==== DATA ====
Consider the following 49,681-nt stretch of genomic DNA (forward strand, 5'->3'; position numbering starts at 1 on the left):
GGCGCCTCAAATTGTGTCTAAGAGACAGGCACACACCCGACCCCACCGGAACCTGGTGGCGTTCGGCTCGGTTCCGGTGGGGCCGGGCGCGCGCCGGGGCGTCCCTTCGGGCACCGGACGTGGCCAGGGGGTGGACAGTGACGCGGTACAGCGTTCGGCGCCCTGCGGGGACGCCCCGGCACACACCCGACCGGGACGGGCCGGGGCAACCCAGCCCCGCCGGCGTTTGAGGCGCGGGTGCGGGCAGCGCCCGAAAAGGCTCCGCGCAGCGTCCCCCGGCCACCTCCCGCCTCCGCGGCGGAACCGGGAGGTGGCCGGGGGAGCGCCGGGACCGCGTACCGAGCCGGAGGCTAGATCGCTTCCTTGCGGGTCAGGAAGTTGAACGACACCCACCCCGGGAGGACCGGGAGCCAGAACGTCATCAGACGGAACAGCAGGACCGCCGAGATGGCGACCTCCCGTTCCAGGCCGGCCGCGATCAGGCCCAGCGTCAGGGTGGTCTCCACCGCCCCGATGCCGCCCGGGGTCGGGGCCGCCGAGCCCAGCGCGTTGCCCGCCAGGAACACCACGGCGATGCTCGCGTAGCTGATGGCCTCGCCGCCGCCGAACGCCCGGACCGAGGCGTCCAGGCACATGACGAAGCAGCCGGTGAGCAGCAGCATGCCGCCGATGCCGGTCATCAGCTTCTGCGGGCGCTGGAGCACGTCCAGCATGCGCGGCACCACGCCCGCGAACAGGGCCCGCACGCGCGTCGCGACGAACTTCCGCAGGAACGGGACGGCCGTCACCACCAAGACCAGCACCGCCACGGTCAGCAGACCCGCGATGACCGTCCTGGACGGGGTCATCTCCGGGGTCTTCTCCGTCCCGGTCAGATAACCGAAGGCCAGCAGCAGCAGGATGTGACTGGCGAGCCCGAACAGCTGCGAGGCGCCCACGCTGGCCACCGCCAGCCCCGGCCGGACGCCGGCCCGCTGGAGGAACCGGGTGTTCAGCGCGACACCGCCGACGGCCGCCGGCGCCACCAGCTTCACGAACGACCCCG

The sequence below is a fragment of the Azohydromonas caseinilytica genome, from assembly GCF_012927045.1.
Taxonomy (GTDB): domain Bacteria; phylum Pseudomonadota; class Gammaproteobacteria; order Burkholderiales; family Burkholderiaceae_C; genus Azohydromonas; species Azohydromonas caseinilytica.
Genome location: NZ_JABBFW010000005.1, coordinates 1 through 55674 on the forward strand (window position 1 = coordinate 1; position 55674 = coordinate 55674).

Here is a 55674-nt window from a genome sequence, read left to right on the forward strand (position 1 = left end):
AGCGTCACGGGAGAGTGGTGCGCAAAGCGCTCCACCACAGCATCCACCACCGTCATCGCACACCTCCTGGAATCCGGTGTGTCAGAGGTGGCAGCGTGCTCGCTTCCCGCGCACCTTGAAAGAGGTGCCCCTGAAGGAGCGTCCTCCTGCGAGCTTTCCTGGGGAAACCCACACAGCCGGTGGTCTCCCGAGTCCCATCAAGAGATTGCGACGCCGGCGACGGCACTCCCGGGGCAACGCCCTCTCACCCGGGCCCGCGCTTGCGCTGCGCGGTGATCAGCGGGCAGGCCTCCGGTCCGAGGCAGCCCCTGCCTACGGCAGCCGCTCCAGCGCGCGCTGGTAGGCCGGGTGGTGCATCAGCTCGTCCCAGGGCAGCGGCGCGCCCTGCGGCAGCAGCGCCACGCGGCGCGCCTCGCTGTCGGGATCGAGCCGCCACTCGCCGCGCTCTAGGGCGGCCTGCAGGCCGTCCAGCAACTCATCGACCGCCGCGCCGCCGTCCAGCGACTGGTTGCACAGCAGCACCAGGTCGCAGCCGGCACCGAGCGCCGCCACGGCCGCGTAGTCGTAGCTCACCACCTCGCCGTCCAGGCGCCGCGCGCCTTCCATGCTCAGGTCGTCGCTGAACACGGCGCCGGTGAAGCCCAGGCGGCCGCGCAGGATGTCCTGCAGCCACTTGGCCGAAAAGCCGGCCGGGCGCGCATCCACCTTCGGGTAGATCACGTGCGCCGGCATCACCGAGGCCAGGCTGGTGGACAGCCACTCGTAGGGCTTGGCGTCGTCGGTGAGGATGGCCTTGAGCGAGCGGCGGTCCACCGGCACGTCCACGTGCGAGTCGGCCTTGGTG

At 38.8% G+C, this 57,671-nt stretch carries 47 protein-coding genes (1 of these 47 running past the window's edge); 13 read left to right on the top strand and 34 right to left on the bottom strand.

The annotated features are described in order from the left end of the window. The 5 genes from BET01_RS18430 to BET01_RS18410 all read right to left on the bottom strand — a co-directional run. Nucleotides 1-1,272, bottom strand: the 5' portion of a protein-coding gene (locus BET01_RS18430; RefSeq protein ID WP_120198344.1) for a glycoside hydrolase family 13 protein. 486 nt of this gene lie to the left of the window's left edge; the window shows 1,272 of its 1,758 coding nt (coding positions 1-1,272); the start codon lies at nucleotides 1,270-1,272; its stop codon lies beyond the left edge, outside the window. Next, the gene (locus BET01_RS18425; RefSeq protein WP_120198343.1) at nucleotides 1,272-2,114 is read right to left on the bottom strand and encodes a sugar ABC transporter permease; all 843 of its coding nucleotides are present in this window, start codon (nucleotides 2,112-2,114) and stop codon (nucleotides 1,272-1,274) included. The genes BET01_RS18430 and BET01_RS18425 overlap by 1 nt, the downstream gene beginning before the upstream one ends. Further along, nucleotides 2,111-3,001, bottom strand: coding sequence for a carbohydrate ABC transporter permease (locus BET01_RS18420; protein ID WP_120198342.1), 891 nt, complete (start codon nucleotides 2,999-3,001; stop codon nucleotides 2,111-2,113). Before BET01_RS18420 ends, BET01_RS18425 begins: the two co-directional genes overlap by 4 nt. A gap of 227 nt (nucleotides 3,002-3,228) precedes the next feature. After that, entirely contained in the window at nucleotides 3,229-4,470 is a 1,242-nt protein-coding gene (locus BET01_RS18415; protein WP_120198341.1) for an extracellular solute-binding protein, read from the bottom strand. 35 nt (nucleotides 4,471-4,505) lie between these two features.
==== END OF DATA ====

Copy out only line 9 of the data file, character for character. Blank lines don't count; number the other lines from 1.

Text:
The annotated features are described in order from the left end of the window. The 5 genes from BET01_RS18430 to BET01_RS18410 all read right to left on the bottom strand — a co-directional run. Nucleotides 1-1,272, bottom strand: the 5' portion of a protein-coding gene (locus BET01_RS18430; RefSeq protein ID WP_120198344.1) for a glycoside hydrolase family 13 protein. 486 nt of this gene lie to the left of the window's left edge; the window shows 1,272 of its 1,758 coding nt (coding positions 1-1,272); the start codon lies at nucleotides 1,270-1,272; its stop codon lies beyond the left edge, outside the window. Next, the gene (locus BET01_RS18425; RefSeq protein WP_120198343.1) at nucleotides 1,272-2,114 is read right to left on the bottom strand and encodes a sugar ABC transporter permease; all 843 of its coding nucleotides are present in this window, start codon (nucleotides 2,112-2,114) and stop codon (nucleotides 1,272-1,274) included. The genes BET01_RS18430 and BET01_RS18425 overlap by 1 nt, the downstream gene beginning before the upstream one ends. Further along, nucleotides 2,111-3,001, bottom strand: coding sequence for a carbohydrate ABC transporter permease (locus BET01_RS18420; protein ID WP_120198342.1), 891 nt, complete (start codon nucleotides 2,999-3,001; stop codon nucleotides 2,111-2,113). Before BET01_RS18420 ends, BET01_RS18425 begins: the two co-directional genes overlap by 4 nt. A gap of 227 nt (nucleotides 3,002-3,228) precedes the next feature. After that, entirely contained in the window at nucleotides 3,229-4,470 is a 1,242-nt protein-coding gene (locus BET01_RS18415; protein WP_120198341.1) for an extracellular solute-binding protein, read from the bottom strand. 35 nt (nucleotides 4,471-4,505) lie between these two features.